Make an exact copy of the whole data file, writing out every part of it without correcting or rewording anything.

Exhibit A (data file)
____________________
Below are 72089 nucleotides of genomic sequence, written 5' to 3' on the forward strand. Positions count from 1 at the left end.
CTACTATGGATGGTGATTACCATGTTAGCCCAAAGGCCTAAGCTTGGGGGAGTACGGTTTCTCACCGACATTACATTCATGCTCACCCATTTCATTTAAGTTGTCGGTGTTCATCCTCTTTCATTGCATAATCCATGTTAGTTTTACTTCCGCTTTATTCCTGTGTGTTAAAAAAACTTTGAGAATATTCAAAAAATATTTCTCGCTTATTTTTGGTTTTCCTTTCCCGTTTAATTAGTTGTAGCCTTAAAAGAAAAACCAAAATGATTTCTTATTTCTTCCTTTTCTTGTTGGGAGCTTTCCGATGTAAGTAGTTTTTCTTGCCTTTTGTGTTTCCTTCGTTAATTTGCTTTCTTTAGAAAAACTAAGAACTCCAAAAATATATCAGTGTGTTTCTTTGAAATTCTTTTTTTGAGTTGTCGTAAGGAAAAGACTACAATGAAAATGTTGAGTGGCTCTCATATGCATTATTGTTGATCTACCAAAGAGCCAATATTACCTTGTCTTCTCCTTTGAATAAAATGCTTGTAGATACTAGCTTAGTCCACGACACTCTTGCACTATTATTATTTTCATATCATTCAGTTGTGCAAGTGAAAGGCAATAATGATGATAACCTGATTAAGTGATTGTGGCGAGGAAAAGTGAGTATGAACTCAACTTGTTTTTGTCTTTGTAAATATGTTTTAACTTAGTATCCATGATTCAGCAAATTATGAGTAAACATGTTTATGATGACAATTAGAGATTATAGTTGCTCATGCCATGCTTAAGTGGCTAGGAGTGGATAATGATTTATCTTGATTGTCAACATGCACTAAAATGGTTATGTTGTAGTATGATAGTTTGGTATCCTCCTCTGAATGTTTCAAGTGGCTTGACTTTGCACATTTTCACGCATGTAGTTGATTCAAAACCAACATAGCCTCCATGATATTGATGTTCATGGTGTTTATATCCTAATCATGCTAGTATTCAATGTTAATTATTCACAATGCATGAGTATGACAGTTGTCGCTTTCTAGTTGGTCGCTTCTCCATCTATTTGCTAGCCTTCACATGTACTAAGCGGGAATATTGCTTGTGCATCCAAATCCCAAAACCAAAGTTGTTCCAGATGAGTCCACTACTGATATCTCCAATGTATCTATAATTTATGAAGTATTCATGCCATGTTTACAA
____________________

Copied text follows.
Below are 72089 nucleotides of genomic sequence, written 5' to 3' on the forward strand. Positions count from 1 at the left end.
CTACTATGGATGGTGATTACCATGTTAGCCCAAAGGCCTAAGCTTGGGGGAGTACGGTTTCTCACCGACATTACATTCATGCTCACCCATTTCATTTAAGTTGTCGGTGTTCATCCTCTTTCATTGCATAATCCATGTTAGTTTTACTTCCGCTTTATTCCTGTGTGTTAAAAAAACTTTGAGAATATTCAAAAAATATTTCTCGCTTATTTTTGGTTTTCCTTTCCCGTTTAATTAGTTGTAGCCTTAAAAGAAAAACCAAAATGATTTCTTATTTCTTCCTTTTCTTGTTGGGAGCTTTCCGATGTAAGTAGTTTTTCTTGCCTTTTGTGTTTCCTTCGTTAATTTGCTTTCTTTAGAAAAACTAAGAACTCCAAAAATATATCAGTGTGTTTCTTTGAAATTCTTTTTTTGAGTTGTCGTAAGGAAAAGACTACAATGAAAATGTTGAGTGGCTCTCATATGCATTATTGTTGATCTACCAAAGAGCCAATATTACCTTGTCTTCTCCTTTGAATAAAATGCTTGTAGATACTAGCTTAGTCCACGACACTCTTGCACTATTATTATTTTCATATCATTCAGTTGTGCAAGTGAAAGGCAATAATGATGATAACCTGATTAAGTGATTGTGGCGAGGAAAAGTGAGTATGAACTCAACTTGTTTTTGTCTTTGTAAATATGTTTTAACTTAGTATCCATGATTCAGCAAATTATGAGTAAACATGTTTATGATGACAATTAGAGATTATAGTTGCTCATGCCATGCTTAAGTGGCTAGGAGTGGATAATGATTTATCTTGATTGTCAACATGCACTAAAATGGTTATGTTGTAGTATGATAGTTTGGTATCCTCCTCTGAATGTTTCAAGTGGCTTGACTTTGCACATTTTCACGCATGTAGTTGATTCAAAACCAACATAGCCTCCATGATATTGATGTTCATGGTGTTTATATCCTAATCATGCTAGTATTCAATGTTAATTATTCACAATGCATGAGTATGACAGTTGTCGCTTTCTAGTTGGTCGCTTCTCCATCTATTTGCTAGCCTTCACATGTACTAAGCGGGAATATTGCTTGTGCATCCAAATCCCAAAACCAAAGTTGTTCCAGATGAGTCCACTACTGATATCTCCAATGTATCTATAATTTATGAAGTATTCATGCCATGTTTACAA